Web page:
My bet is that Harvard will cave in. Instead of telling the students to grow up, Harvard will take the course of least resistance and perhaps start a new investigation or extend and expand Comaroff’s suspension, so that the course can be removed from the fall listings. But I would love to be surprised.
I want to stress that I don’t know Comaroff or have any direct knowledge of what he did or didn’t do. I also think the three graduate students in question have every right to pursue legal satisfaction if they feel they have been wronged. They may be able to prove their assertions in court, and they should be free to do what they feel is necessary. But so should the University, and Comaroff, who, after all was investigated twice already and disciplined. As far as the University is concerned, this means not capitulating because of bad press. It means vigorously defending their actions and processes in court if necessary. Otherwise, I expect that this experience will send a further warning signal at Harvard and other universities to think twice about the consequences of not resisting social media pressure or giving up the right to determine what can be taught and by whom.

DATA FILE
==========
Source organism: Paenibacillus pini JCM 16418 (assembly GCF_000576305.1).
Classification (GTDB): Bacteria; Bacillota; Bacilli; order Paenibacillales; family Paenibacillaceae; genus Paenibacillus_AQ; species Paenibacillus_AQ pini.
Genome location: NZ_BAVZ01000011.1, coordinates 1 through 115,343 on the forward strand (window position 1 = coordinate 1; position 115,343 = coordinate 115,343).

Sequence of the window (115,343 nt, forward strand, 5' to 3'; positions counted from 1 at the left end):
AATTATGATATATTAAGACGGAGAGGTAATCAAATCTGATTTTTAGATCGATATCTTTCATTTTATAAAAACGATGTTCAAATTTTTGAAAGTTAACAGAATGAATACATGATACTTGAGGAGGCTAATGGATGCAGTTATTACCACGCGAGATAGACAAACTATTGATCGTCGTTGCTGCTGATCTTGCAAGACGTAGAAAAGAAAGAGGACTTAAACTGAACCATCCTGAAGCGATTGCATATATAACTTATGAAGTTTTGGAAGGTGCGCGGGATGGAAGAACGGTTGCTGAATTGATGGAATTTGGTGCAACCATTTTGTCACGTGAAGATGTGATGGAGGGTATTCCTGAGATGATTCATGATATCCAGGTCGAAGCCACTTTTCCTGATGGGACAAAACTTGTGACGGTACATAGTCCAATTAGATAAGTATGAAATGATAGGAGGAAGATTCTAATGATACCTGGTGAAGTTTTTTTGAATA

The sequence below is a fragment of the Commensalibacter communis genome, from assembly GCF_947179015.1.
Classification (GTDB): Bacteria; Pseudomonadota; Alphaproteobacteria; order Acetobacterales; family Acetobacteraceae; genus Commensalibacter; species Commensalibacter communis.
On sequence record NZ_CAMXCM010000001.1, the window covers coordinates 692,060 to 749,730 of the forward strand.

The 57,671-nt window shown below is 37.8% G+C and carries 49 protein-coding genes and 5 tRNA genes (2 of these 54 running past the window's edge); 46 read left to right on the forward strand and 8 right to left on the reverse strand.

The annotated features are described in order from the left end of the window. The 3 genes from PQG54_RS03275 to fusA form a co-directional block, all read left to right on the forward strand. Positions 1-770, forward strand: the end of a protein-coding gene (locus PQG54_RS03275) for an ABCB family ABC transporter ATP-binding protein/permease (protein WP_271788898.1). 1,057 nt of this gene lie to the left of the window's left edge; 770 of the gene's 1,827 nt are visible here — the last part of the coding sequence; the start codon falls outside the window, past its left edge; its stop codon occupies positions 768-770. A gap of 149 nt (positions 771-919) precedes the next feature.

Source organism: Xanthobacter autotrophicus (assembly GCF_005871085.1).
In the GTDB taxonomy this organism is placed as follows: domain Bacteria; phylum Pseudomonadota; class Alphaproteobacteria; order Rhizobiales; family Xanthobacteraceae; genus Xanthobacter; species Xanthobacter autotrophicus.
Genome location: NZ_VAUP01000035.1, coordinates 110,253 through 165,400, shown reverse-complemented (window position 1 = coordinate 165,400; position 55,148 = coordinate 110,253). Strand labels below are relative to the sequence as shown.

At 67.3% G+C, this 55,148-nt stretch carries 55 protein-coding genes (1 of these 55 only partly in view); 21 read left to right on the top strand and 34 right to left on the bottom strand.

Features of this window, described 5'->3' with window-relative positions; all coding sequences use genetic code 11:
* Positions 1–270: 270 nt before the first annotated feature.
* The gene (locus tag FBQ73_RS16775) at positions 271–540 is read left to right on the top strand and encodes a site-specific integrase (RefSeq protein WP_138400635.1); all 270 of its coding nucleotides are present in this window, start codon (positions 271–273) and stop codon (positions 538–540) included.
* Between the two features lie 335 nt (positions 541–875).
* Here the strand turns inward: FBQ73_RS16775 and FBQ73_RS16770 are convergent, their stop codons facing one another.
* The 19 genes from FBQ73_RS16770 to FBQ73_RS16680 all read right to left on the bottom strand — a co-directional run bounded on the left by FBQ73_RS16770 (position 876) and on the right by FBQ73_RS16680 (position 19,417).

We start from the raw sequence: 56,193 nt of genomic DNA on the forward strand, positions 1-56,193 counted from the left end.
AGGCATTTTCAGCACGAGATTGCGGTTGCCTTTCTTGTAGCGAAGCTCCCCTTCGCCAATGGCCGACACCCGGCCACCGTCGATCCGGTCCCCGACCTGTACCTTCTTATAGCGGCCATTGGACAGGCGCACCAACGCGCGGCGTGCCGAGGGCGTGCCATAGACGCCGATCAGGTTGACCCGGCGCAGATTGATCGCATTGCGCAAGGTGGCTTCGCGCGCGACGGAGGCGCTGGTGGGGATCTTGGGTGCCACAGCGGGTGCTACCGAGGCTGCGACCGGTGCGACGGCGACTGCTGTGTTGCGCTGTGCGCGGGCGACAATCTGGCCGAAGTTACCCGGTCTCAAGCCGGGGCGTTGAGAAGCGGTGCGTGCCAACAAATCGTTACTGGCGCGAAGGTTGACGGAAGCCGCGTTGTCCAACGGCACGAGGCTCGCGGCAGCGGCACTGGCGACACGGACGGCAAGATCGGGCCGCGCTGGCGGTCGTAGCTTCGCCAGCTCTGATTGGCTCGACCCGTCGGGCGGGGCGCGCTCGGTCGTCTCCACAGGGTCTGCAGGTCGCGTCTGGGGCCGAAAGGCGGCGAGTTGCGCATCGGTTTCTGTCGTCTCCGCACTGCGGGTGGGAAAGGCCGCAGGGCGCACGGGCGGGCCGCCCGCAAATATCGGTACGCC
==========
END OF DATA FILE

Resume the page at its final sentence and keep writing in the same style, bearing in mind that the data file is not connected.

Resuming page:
There are already a host of examples of such universities and institutions caving in to childish pressures exerted, not by students, but by young researchers caught up in this new era of victimhood and inferred oppression. Increasingly, various fields of science are being held hostage, infringing on research activities and terrorizing individuals.